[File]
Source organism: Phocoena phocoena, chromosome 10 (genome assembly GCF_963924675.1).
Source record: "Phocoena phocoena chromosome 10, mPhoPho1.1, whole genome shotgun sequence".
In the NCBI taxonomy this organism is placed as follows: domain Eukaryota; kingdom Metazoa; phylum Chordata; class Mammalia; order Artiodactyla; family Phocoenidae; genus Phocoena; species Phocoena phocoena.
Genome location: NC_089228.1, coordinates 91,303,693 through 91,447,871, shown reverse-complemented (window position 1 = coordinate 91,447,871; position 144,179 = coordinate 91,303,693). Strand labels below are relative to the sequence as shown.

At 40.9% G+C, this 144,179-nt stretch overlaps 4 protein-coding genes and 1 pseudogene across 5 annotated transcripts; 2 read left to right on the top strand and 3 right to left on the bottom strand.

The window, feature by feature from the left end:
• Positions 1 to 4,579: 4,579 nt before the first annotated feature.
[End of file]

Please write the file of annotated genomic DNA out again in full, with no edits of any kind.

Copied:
Source organism: Phocoena phocoena, chromosome 10 (genome assembly GCF_963924675.1).
Source record: "Phocoena phocoena chromosome 10, mPhoPho1.1, whole genome shotgun sequence".
In the NCBI taxonomy this organism is placed as follows: domain Eukaryota; kingdom Metazoa; phylum Chordata; class Mammalia; order Artiodactyla; family Phocoenidae; genus Phocoena; species Phocoena phocoena.
Genome location: NC_089228.1, coordinates 91,303,693 through 91,447,871, shown reverse-complemented (window position 1 = coordinate 91,447,871; position 144,179 = coordinate 91,303,693). Strand labels below are relative to the sequence as shown.

At 40.9% G+C, this 144,179-nt stretch overlaps 4 protein-coding genes and 1 pseudogene across 5 annotated transcripts; 2 read left to right on the top strand and 3 right to left on the bottom strand.

The window, feature by feature from the left end:
• Positions 1 to 4,579: 4,579 nt before the first annotated feature.